The hard part about these trips is you are leaving so much behind at home and only through the kindness of good friends can it be done. Just before we left, our old livestock guardian dog, Oscar, seemed to be developing a mild cough, but I had a bad feeling about it, as he had been on and off a bit for the last year. He was 12, a ripe old age for a dog with a lifestyle that generally allows for a life expectancy of around 8 years.
Oscar had been going down fast while we were away, and despite good friends who are vet techs, giving prednisone and other care to try to help him make it until we got home, a couple of days ago it was time to say goodbye. I haven't wanted to write until today, as I was having trouble wrapping my head around it. We have not had good luck with livestock guardian dogs (LGD) on these UK trips, losing our other 8 year old last year around the same time.
Oscar was one of those dogs who could look terrifying when necessary, almost 100 pound of solid muscle, and...
We finally pointed our rental car toward Manchester airport, but not without a few adventures. We suddenly realized one of the crates we had acquired didn't have venting at the back, and would not be accepted at the airline. Thomas had gone off to market and we scrambled around looking for either a substitute crate we could use or a drill to put vent holes into the back. Finally, we phoned Thomas in a panic as our required time of departure was rapidly approaching.
Fortunately, Thomas was on his way back and with his typical friendly and gentlemanly demeanor calmly sorted the situation out for us by drilling some holes into the crate. It was a miracle of packing that got five dogs, five crates and all our luggage for the month into the Hyundai Santa Fe we were driving.
Naturally, because we were now running late the GPS took us on the worst possible route to the airport and we ended up stuck in morning traffic.
When we arrived, the rental company was also running late due to traffic...
There almost wasn't a World Trial.
The remnants of Hurricane Katia's fury tore down tents and fences and left the World Trial site looking like, in Thomas Longton's words, a war zone. You can see the collapsed marquee and toppled fencing in the picture.
We could only get a quick picture or two as we were directed away, as the site is quite dangerous and no competitors are being allowed on the site for safety reasons. The line of flags you can see on the ground is a line of collapsed tents.
The weather is still poor today, windy and heavy rain and everyone is scrambling to salvage what they can. The vendors and large fair running in conjunction with the trial has been postponed until the weekend, which allows organizers scrambling to get the fields ready for the trials one less thing to have ready for Thursday.
Even so, spirits seem good around the trial site, and on the positive side, no one was hurt and there is enough time to recover. We'll see what tomorrow brings...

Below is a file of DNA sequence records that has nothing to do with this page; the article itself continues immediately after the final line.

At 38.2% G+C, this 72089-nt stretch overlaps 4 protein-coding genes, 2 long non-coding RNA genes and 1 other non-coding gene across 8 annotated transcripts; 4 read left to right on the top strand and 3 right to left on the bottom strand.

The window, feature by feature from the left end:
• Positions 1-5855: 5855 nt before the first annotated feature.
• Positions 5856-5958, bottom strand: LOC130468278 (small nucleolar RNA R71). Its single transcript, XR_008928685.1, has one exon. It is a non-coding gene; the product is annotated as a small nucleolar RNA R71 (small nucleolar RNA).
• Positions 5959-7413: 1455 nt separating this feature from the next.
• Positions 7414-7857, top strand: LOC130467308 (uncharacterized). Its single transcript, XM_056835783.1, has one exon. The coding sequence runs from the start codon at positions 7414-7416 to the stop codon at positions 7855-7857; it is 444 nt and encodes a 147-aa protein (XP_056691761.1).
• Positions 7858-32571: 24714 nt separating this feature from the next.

We spent the morning with Thomas Longton, who is not only a brilliant sheepdog man, but a gracious host. If you ever want to experience a piece of rural English life in luxury, even if you don't run dogs, check out The Shepherd's Barn at www.longtonsheepdogs.com.
Thomas talked to us about sheep behaviour, picking a dog, judging and lots about handling. It was obvious this man was from a family that was involved with sheepdogs for generations. These people have grown up with sheep and dogs to a degree it is difficult for us to understand, as their culture is so rural. There are large tractors driving down major city roads on a regular basis!
Both Mary Lou and I had a bit of cabin fever from Mary Lou's illness, and since we had lost some time last week, decided to go visit another master sheepdog man and good friend, Gordon Watt.
Naturally, we underestimated the driving time and the sat nav (GPS to you North Americans) took us over hill and dale (or was it a moor?). With Hurricane...
Okay, now we know why the cross of Blue-faced Leicester and Swaledale sheep are called Mules. Saturday's trial was on a nice sized field and as Mary Lou still wasn't feeling 100%, we decided to run early and get back to the barn, even though the sheep would likely be better later in the day when they were rerun.
The mule sheep were hard to gauge...they could run like the wind or turn and fight at the drop of a hat. Talk about touchy... These sheep sized up a dog in seconds. Wee Dyna went out and marched them around the field and other than a bit of trouble at the pen, had a very fair run that put her in the prizes.
Craig came on too strong at the pen and needless to say these shrewd ewes weren't having any of it! Mary Lou held up her end to put Canada in the money.
Thomas also ran his dogs in the trial, and it was a treat to watch such a seasoned competitor work the mules with his different dogs. I learned a few penning tricks in the process, to be applied the next time I see mules!...